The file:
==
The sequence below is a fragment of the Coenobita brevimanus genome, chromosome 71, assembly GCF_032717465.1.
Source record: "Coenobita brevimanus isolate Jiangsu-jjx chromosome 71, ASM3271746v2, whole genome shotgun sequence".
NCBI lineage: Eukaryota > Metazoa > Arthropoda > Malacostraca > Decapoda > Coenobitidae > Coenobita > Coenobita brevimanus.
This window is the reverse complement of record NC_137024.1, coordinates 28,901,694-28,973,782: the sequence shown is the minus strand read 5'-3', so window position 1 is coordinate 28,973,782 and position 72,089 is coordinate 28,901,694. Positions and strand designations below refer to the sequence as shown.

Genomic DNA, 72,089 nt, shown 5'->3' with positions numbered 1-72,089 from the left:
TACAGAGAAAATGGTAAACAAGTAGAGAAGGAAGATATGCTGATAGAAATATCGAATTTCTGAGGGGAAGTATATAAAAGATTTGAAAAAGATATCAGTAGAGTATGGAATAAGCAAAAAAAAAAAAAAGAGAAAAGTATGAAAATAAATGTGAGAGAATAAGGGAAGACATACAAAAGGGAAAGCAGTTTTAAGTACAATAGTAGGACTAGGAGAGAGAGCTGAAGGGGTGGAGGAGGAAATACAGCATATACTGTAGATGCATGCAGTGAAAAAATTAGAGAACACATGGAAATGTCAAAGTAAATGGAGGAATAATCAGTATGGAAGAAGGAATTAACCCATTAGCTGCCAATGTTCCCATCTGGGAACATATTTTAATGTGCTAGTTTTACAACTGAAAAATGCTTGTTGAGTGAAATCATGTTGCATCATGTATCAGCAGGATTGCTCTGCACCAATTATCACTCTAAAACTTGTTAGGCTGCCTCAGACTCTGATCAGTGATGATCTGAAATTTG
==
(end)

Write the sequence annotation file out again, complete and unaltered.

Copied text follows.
The sequence below is a fragment of the Coenobita brevimanus genome, chromosome 71, assembly GCF_032717465.1.
Source record: "Coenobita brevimanus isolate Jiangsu-jjx chromosome 71, ASM3271746v2, whole genome shotgun sequence".
NCBI lineage: Eukaryota > Metazoa > Arthropoda > Malacostraca > Decapoda > Coenobitidae > Coenobita > Coenobita brevimanus.
This window is the reverse complement of record NC_137024.1, coordinates 28,901,694-28,973,782: the sequence shown is the minus strand read 5'-3', so window position 1 is coordinate 28,973,782 and position 72,089 is coordinate 28,901,694. Positions and strand designations below refer to the sequence as shown.

Genomic DNA, 72,089 nt, shown 5'->3' with positions numbered 1-72,089 from the left:
TACAGAGAAAATGGTAAACAAGTAGAGAAGGAAGATATGCTGATAGAAATATCGAATTTCTGAGGGGAAGTATATAAAAGATTTGAAAAAGATATCAGTAGAGTATGGAATAAGCAAAAAAAAAAAAAAGAGAAAAGTATGAAAATAAATGTGAGAGAATAAGGGAAGACATACAAAAGGGAAAGCAGTTTTAAGTACAATAGTAGGACTAGGAGAGAGAGCTGAAGGGGTGGAGGAGGAAATACAGCATATACTGTAGATGCATGCAGTGAAAAAATTAGAGAACACATGGAAATGTCAAAGTAAATGGAGGAATAATCAGTATGGAAGAAGGAATTAACCCATTAGCTGCCAATGTTCCCATCTGGGAACATATTTTAATGTGCTAGTTTTACAACTGAAAAATGCTTGTTGAGTGAAATCATGTTGCATCATGTATCAGCAGGATTGCTCTGCACCAATTATCACTCTAAAACTTGTTAGGCTGCCTCAGACTCTGATCAGTGATGATCTGAAATTTG